The Waiting Game

Advice and insight from a professional poet.

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I always seem to fall for unavailable guys. What can poetry tell me about unrequited love and the (long) wait for the real thing?
— S

 

Sometimes I catch a scent of that guy’s cologne — my mind takes off down some turbulent trail I’m ashamed to be on, even for a brief moment of nostalgia, since I am married now. It sounds like you need to pick up a copy of Kim Addonizio’s What Is This Thing Called Love.

“So What?”

Guess what. If love is only chemistry—
phenylethylamine, that molecule
that dizzies up the brain’s back room, smoky
with hot bebop, it won’t be long until
a single worker’s mopping up the scuffed
and littered floor, whistling tunelessly,
each endorphin cooling like a snuffed
glass candle, the air stale with memory.
So what, you say; outside, a shadow lifts
a trumpet from its case, lifts it like an ingot
and scatters a few virtuosic riffs
toward the locked-down stores. You’ve quit
believing that there’s more, but you’re still stirred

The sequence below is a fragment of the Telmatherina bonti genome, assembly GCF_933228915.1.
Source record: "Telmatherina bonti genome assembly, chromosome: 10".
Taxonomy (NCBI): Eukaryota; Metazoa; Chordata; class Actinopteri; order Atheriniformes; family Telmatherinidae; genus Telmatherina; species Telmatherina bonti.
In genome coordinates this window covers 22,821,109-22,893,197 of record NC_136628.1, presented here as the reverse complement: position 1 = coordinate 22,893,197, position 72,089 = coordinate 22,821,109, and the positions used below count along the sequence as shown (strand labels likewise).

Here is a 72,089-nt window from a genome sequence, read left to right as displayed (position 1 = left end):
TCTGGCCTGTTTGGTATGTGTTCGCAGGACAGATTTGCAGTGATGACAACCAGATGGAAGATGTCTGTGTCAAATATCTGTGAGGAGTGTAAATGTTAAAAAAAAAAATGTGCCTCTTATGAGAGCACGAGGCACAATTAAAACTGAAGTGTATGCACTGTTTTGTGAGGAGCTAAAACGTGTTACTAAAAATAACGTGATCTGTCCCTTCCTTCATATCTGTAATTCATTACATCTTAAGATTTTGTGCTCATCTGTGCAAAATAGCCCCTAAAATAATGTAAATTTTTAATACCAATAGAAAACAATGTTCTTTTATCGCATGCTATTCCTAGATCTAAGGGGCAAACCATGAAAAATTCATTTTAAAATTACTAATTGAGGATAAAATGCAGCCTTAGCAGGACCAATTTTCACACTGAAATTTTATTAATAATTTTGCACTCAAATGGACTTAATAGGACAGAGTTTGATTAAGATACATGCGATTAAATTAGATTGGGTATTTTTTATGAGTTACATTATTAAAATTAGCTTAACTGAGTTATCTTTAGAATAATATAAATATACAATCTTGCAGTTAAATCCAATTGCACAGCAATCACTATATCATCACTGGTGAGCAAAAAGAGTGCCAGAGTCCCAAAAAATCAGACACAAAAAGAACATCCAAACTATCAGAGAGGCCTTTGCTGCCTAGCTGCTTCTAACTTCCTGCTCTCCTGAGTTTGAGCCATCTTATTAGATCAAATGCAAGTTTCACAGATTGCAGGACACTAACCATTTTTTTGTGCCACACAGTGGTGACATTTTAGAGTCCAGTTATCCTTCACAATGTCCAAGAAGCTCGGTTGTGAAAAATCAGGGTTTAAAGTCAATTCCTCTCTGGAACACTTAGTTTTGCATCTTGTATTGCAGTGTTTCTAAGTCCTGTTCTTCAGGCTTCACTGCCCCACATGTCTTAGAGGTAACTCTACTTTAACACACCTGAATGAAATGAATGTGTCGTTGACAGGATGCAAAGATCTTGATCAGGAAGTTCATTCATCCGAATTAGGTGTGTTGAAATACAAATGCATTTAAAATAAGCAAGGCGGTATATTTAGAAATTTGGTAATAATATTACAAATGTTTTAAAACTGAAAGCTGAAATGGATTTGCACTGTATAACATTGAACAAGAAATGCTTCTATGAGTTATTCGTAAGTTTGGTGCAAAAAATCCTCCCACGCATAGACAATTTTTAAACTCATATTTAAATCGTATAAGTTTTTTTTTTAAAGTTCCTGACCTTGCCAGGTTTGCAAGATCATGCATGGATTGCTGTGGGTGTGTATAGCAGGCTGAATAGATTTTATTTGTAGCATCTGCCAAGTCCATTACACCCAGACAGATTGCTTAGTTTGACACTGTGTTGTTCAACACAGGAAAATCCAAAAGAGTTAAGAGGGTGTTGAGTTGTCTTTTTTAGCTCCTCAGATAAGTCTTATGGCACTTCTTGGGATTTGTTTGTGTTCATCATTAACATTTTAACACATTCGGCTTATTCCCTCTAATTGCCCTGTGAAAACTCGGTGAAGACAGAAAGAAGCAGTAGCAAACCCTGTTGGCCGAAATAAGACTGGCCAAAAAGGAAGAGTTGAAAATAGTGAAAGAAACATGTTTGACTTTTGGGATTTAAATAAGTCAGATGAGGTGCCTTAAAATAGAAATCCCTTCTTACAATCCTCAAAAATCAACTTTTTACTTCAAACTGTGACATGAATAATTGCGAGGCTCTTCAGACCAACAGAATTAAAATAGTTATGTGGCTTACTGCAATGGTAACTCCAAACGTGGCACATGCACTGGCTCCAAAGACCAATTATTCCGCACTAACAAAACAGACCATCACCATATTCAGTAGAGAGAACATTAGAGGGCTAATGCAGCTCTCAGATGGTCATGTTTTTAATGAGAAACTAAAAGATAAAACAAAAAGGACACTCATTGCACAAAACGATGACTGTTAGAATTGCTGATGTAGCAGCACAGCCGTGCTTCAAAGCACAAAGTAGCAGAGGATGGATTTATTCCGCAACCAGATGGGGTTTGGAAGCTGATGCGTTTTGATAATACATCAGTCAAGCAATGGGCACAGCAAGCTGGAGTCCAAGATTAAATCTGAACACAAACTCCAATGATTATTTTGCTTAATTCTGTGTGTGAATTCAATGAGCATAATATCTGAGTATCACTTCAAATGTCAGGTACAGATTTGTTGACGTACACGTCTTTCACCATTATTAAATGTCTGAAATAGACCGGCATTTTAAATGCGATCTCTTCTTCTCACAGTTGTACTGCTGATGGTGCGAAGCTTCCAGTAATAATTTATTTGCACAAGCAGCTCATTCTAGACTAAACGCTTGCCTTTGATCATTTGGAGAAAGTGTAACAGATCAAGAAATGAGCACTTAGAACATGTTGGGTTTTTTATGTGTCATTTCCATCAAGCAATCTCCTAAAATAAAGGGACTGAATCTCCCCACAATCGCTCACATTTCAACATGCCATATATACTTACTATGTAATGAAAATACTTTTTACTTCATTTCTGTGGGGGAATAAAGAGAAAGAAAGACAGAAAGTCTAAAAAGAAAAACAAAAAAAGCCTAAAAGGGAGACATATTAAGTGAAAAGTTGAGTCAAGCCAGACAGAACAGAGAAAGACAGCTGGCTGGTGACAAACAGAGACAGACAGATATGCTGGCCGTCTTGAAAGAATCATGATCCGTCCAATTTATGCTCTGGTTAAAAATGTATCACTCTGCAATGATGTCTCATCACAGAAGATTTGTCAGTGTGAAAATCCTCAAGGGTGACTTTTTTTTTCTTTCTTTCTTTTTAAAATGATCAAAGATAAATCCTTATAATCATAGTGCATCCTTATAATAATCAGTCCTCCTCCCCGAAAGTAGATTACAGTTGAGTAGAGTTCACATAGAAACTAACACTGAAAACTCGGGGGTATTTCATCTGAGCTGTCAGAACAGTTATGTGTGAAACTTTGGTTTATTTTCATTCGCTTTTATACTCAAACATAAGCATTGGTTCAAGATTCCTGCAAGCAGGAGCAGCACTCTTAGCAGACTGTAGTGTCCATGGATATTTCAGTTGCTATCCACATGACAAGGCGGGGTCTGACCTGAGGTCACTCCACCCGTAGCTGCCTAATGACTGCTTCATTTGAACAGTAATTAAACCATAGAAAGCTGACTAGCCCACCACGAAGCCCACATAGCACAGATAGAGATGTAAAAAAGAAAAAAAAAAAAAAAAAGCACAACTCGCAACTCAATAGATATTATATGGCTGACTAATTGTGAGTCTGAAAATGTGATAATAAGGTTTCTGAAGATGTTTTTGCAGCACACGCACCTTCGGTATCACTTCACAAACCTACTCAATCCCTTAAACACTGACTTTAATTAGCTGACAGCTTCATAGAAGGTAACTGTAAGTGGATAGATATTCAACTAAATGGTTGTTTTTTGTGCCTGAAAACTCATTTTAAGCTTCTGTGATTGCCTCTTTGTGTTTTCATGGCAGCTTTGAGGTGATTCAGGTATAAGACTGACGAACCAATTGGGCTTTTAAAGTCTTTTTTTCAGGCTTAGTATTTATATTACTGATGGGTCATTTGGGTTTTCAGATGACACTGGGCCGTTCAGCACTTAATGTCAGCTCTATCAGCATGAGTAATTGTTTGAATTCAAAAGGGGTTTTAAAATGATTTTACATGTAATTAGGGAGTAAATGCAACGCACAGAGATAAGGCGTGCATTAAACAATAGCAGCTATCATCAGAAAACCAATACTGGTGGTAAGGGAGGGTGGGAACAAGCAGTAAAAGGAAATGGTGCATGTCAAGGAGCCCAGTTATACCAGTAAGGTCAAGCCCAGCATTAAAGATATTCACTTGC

enough to stop, and wait, listening hard.

No matter how many romances fail, the true romantic in you will never die. You may become jaded, temporarily disinterested, or even vow to be celibate for life, but some part of you will always be on the lookout for love. I can’t promise that it will come, but I can promise that countless people have been in the very same situation as yours only to find the love of their life years later. And when that happens, you’ll look back on this time with the kind of clarity hindsight offers and realize how much wiser and more understanding you are after enduring love’s turmoil.

And don’t be afraid of telling him he’s a jerk — loudly and in public and while throwing cappuccino into his face — if he forgot to mention that he was married. • 14 February 2011